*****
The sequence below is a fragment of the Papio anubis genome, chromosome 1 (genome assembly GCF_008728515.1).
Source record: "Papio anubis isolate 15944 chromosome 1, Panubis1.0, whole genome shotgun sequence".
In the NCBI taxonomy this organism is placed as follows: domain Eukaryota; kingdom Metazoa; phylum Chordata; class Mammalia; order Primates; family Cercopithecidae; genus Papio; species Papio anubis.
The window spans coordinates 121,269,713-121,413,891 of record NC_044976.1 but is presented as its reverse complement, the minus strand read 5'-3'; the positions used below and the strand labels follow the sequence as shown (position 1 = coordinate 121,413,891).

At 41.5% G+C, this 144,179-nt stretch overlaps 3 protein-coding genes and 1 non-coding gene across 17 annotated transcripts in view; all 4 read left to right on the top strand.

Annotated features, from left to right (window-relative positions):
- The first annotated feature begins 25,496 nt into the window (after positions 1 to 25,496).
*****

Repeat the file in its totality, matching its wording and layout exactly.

The sequence below is a fragment of the Papio anubis genome, chromosome 1 (genome assembly GCF_008728515.1).
Source record: "Papio anubis isolate 15944 chromosome 1, Panubis1.0, whole genome shotgun sequence".
In the NCBI taxonomy this organism is placed as follows: domain Eukaryota; kingdom Metazoa; phylum Chordata; class Mammalia; order Primates; family Cercopithecidae; genus Papio; species Papio anubis.
The window spans coordinates 121,269,713-121,413,891 of record NC_044976.1 but is presented as its reverse complement, the minus strand read 5'-3'; the positions used below and the strand labels follow the sequence as shown (position 1 = coordinate 121,413,891).

At 41.5% G+C, this 144,179-nt stretch overlaps 3 protein-coding genes and 1 non-coding gene across 17 annotated transcripts in view; all 4 read left to right on the top strand.

Annotated features, from left to right (window-relative positions):
- The first annotated feature begins 25,496 nt into the window (after positions 1 to 25,496).